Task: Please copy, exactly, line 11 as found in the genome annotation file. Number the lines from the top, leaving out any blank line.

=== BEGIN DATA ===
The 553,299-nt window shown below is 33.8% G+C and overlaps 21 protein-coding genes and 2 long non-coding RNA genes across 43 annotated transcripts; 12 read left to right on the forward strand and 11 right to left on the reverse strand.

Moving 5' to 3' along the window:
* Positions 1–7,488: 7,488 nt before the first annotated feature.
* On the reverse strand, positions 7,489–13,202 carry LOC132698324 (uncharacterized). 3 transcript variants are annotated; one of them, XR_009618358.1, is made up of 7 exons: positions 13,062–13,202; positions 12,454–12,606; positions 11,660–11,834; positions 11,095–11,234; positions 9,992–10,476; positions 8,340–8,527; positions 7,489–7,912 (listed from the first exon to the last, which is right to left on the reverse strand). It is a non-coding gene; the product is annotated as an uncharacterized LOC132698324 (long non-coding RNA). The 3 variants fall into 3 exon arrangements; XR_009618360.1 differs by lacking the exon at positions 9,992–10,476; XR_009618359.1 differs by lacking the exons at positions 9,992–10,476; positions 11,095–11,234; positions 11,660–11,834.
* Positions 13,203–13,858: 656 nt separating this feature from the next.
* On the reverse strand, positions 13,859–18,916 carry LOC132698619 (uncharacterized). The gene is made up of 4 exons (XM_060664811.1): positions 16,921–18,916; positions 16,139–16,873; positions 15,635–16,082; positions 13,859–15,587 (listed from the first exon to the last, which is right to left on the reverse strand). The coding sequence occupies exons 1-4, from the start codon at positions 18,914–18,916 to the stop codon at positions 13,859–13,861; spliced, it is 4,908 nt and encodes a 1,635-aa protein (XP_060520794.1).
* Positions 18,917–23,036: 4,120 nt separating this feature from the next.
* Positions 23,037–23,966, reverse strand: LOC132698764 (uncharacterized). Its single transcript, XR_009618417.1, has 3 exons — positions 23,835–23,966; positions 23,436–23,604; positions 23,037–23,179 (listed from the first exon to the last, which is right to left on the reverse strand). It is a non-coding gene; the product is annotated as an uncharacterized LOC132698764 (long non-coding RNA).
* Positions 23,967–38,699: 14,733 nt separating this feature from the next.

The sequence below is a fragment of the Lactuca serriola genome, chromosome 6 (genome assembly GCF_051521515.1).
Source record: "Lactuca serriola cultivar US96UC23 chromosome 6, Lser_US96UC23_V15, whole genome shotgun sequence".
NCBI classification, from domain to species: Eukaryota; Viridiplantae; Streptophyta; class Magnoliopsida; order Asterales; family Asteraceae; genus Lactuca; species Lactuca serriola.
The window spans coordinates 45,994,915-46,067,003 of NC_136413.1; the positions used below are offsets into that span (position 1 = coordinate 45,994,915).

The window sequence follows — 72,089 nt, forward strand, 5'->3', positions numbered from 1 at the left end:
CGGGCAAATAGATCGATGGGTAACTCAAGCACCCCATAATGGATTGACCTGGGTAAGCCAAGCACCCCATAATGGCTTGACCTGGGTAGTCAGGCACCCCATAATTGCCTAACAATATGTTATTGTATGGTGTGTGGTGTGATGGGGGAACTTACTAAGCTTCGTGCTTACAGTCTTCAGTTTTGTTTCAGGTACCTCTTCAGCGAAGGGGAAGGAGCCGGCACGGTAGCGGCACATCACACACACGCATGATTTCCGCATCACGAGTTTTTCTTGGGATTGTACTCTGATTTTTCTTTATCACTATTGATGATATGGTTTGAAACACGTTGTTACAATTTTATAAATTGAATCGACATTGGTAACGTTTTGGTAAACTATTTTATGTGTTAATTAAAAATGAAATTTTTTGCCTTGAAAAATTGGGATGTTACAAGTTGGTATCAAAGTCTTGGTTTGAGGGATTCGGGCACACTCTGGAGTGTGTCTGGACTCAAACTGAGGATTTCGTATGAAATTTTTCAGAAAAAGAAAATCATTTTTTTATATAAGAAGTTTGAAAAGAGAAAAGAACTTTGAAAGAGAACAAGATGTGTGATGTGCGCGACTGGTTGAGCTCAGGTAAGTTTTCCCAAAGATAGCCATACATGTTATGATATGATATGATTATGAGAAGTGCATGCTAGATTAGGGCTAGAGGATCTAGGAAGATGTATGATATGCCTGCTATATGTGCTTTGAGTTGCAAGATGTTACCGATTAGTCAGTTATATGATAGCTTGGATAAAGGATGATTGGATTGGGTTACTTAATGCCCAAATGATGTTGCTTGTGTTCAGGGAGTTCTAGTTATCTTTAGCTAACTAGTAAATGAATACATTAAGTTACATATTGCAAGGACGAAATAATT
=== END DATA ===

Source record: "Lactuca serriola cultivar US96UC23 chromosome 6, Lser_US96UC23_V15, whole genome shotgun sequence".